Pivot, Adapt, Retrain in California

Michael Bernick
Former California Employment Development Department Director & Milken Institute Fellow

Last week, Los Angeles Mayor Eric Garcetti announced a review of the workforce system in Los Angeles. The review is to be undertaken under former Councilmember Jan Perry current head of the new Economic Workforce Development Department. It is aimed at improving the processes of job training and especially of retraining.

f&hperryAny workforce review in California is to be welcomed. However, I would suggest that for greatest impact this review should look beyond the government-funded programs.  For from the start, it is likely to find two dynamics of retraining in Los Angeles and in California today.

First, the existing  Workforce Investment Act (WIA) retraining system is basically sound, with individualized employment plans, training in sectors with job growth, and training closely tied to identified job openings.

Second, much of retraining is happening outside of the WIA system, outside of the government-funded programs and traditional channels, and migrating to the educational programs and certification systems on the internet.

The challenge facing the workforce system throughout California is not so much how to improve the existing WIA funded retraining. It is how to link to and encourage this extra-governmental retraining, and when appropriate help best connect this retraining to jobs.

Constant upgrading of existing skills, pivoting to learn new skill areas, adapting to new business conditions: this is the mantra of job counselors, LinkedIn executives, and TED presenters. The United States Department of Labor now advises that today’s learners will average 10-14 different jobs—just by age 38. Employment success is tied to being in constant learning mode.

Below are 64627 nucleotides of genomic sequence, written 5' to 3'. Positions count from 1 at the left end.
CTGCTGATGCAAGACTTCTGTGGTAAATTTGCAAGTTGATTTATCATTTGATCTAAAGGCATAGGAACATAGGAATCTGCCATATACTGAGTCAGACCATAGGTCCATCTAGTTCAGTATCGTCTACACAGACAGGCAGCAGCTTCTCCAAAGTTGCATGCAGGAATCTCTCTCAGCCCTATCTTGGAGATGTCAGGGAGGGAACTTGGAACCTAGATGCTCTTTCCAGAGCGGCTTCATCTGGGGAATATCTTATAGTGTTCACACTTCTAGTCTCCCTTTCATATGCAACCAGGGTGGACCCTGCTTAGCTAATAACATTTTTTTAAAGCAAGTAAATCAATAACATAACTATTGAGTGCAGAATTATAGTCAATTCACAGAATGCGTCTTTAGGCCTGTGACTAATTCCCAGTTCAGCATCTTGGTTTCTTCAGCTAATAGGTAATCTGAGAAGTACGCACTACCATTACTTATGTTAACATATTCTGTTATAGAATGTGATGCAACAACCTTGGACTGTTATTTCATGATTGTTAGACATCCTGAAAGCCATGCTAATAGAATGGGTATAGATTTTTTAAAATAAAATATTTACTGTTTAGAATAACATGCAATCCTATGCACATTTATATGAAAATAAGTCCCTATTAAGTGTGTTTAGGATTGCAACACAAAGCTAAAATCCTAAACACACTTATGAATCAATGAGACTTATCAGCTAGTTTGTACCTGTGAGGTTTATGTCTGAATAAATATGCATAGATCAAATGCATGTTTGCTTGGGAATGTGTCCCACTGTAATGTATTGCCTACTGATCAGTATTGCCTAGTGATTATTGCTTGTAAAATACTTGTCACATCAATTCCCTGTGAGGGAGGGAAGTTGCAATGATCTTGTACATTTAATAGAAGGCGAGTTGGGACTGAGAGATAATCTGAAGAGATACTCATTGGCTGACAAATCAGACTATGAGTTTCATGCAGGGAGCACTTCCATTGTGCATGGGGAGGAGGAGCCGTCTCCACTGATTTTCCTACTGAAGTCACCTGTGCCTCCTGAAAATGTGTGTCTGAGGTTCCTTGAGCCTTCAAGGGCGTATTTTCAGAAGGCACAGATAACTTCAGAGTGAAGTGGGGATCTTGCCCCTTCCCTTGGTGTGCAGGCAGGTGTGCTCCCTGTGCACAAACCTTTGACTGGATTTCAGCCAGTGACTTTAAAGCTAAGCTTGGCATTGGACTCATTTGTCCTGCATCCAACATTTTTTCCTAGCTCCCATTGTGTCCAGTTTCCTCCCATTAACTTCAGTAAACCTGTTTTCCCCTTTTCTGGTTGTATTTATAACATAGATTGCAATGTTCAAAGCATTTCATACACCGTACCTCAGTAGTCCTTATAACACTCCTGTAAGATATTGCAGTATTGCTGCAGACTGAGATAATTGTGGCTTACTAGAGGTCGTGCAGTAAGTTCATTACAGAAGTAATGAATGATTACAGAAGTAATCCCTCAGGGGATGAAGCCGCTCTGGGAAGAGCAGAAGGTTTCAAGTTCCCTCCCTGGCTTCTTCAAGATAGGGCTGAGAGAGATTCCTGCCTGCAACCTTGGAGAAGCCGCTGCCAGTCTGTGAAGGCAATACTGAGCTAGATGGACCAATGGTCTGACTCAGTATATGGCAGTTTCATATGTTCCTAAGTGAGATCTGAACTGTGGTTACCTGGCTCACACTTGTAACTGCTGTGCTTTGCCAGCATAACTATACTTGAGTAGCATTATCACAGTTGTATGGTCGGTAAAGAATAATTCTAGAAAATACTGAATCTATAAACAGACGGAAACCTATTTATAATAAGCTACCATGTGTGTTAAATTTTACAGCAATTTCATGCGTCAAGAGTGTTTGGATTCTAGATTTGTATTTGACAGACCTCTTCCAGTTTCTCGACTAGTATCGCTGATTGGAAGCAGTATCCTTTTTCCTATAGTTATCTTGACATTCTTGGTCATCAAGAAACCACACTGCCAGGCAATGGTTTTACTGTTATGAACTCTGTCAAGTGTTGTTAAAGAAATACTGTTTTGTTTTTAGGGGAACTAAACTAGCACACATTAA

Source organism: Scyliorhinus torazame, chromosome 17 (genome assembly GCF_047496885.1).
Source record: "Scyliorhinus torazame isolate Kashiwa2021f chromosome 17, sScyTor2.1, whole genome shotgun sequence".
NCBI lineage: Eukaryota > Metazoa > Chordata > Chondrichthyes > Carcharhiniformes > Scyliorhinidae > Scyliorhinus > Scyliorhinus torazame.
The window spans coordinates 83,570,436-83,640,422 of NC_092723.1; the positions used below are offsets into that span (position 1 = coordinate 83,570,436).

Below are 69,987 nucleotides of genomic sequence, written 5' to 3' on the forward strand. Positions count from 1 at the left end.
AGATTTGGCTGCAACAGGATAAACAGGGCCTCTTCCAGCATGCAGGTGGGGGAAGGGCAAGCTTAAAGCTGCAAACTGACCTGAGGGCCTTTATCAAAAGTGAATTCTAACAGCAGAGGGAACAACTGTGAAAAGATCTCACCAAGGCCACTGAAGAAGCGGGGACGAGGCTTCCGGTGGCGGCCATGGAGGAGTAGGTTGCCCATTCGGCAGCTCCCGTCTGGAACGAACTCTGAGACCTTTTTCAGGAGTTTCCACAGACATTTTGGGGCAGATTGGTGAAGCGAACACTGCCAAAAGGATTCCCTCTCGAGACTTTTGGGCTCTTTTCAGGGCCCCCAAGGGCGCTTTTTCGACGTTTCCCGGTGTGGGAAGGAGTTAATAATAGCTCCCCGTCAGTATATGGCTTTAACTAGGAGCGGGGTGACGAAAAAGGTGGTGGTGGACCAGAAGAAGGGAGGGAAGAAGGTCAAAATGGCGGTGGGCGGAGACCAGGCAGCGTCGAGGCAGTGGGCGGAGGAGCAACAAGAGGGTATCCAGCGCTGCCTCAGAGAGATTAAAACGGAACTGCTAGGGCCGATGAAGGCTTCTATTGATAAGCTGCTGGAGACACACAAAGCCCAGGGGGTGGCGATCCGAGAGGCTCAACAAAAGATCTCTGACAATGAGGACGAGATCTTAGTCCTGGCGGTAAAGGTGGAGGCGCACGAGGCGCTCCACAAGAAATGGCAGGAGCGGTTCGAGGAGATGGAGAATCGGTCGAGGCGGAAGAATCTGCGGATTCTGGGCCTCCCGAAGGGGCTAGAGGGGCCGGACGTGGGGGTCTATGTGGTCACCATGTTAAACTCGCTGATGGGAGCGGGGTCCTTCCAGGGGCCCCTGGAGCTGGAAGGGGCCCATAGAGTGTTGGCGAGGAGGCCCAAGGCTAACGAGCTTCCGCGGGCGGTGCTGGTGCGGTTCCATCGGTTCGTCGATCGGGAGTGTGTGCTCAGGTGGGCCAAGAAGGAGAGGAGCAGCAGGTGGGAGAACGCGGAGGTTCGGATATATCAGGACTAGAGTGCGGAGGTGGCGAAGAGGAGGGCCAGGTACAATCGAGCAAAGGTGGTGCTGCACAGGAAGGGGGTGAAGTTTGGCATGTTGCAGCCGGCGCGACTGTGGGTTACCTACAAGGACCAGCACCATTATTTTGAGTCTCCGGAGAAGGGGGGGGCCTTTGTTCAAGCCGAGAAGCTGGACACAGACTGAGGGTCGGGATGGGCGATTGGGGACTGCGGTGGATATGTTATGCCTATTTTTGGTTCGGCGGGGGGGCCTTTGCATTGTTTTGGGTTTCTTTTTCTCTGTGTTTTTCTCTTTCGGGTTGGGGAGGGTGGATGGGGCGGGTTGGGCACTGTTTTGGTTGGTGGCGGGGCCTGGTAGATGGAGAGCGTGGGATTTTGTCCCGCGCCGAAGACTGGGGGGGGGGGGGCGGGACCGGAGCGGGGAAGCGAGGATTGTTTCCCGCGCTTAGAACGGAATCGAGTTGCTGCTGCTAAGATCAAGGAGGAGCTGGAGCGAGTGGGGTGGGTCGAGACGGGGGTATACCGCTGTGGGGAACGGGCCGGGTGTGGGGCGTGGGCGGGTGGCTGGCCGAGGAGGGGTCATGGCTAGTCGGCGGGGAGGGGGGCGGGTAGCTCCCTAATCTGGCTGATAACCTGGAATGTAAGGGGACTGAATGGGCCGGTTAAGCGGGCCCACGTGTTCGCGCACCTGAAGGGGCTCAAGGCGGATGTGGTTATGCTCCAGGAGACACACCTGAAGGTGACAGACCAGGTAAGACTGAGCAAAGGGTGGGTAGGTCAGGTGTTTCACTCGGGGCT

The WIA-based workforce system can be part of this lifelong learning. But an equal or greater part is the training system rapidly expanding outside of government. This system includes the numerous internet trainings offering certifications of skills mastery, such as Empowered.com, which offers certifications in project management, IT management, and health care management.  The system also includes the Massively Open Online Courses (MOOCs), such as Udacity, Coursera and Khan Academy, which do not yet offer employment certifications, but are looking at doing so.

This emerging internet-based retraining system needs to be tracked, and also critically examined. Do the skills certifications truly assist in employment? Are certain certifications more valuable than others? Can the skills learned through Udacity or Khan Academy be translated into employment?

Statewide, we can all benefit from the Mayor Garcetti’s review, if it is broadly framed beyond the traditional training processes.

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